* In March, on the fourth anniversary of the war, 57 anti-war activists were arrested in San Francisco protests. Some blocked noontime traffic by sprawling on the ground to mimic war casualties.
* CODEPINK has held sit-ins from Capitol Hill to California, disrupted congressional hearings and argued publicly with policymakers--even anti-war ones such Barack Obama and Nancy Pelosi. Six anti-war groups recently staged an "occupation" of the Hart Senate Office Building before being arrested.
Forty years ago, the radicalization of the anti-war movement created a backlash, which, some scholars contend, contributed to Richard Nixon's narrow victory in the 1968 presidential election.
Today, it is the height of political irony that the president's most ardent detractors may yet bolster his flagging support.
A hint of a backlash was evident in March when, after news of the January vandalism at the U.S. Capitol hit the media, thousands of fed-up citizens took action, pouring into D.C. from all over the country to protect the monuments and make it clear that the anti-war Left doesn't speak for them. Later, as the anti-war march crossed the Memorial Bridge into Virginia toward Arlington Cemetery--where over 300,000 war heroes from all 12 American wars lie in peace--it was met by a large gathering of vets who unfurled a banner reading, "You dishonor our dead on hallowed ground."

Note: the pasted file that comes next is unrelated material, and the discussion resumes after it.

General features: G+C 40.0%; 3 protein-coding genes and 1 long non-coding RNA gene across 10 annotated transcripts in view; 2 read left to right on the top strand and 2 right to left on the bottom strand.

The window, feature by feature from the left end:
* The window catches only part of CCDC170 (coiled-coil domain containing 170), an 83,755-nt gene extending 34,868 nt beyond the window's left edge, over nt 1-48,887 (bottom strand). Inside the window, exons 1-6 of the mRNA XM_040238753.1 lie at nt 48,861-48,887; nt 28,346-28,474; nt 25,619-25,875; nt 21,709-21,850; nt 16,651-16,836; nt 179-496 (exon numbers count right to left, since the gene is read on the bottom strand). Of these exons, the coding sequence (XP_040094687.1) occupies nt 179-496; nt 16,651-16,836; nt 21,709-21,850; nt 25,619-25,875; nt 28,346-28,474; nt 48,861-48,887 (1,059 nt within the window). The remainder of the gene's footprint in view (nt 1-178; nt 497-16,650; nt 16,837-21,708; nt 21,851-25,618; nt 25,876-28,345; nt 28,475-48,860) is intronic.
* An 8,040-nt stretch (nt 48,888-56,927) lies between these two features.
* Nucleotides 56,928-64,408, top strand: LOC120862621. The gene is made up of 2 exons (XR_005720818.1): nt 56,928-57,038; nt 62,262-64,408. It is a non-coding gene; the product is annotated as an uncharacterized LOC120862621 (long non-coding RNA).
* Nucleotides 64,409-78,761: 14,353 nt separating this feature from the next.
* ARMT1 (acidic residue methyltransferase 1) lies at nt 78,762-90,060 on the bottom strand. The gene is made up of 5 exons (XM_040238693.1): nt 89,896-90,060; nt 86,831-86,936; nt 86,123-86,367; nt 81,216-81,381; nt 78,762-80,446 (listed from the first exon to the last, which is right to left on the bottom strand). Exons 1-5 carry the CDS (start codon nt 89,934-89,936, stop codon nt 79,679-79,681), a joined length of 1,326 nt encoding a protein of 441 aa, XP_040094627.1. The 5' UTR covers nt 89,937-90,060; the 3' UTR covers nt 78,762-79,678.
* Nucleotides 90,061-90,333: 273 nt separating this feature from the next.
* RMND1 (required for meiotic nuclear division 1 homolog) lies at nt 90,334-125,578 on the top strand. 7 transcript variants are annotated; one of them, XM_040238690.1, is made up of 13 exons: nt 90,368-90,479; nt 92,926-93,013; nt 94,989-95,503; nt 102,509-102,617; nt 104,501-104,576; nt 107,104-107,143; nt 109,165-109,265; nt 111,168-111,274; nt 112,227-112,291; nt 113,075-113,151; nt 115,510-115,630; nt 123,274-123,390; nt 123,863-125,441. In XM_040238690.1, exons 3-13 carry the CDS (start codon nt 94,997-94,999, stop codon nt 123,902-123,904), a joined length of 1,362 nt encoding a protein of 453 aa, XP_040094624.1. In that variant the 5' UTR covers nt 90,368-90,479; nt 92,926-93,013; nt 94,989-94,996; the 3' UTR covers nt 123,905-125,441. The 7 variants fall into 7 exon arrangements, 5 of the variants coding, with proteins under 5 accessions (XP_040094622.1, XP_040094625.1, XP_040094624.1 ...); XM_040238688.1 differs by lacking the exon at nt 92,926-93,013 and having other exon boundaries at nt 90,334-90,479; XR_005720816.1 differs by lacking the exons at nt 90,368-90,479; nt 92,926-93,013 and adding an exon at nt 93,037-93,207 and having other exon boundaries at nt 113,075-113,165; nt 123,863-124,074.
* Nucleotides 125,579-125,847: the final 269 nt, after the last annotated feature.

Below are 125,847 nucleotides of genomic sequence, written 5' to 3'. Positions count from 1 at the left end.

Further rallies to support the troops have been planned. Rolling Thunder, an organization that works on behalf of POW-MIA issues, has organized a rally in Washington D.C. to take place on Memorial Day weekend.
Even more revealing are the opinion polls showing little public support for the extremes of the anti-war Left, which demands nothing short of immediate withdrawal of all troops from Iraq, cutting off of all funds for the troops, and the impeachment of President Bush.
While much was made of the March Gallup poll which showed that for the first time a majority of Americans (59 percent) says the Iraq war was a mistake, the data also found that 61 percent of Americans opposed denying the funding needed to send additional U.S. troops to Iraq. Another recent Gallup poll found a plurality of Americans (47 percent) still believes the U.S. will definitely or will probably succeed in Iraq, while only 16 percent says it wants the troops brought home immediately.
Clearly, while the country may be suffering a loss of confidence in how the war is being managed, that concern is not translating into an alignment with the activist anti-war crowd, for whom victory is never an option.
In the weeks and months ahead, as the anti-war Left continues to step up public protests of the war (CODEPINK has planned dozens more protests and "occupations"), they may find that the only sparks they create are in the hearts of Americans who long to see dynamic defenders of the home of the brave and the land of the free.
Gary Bauer is president of American Values and chairman of the Campaign for Working Families.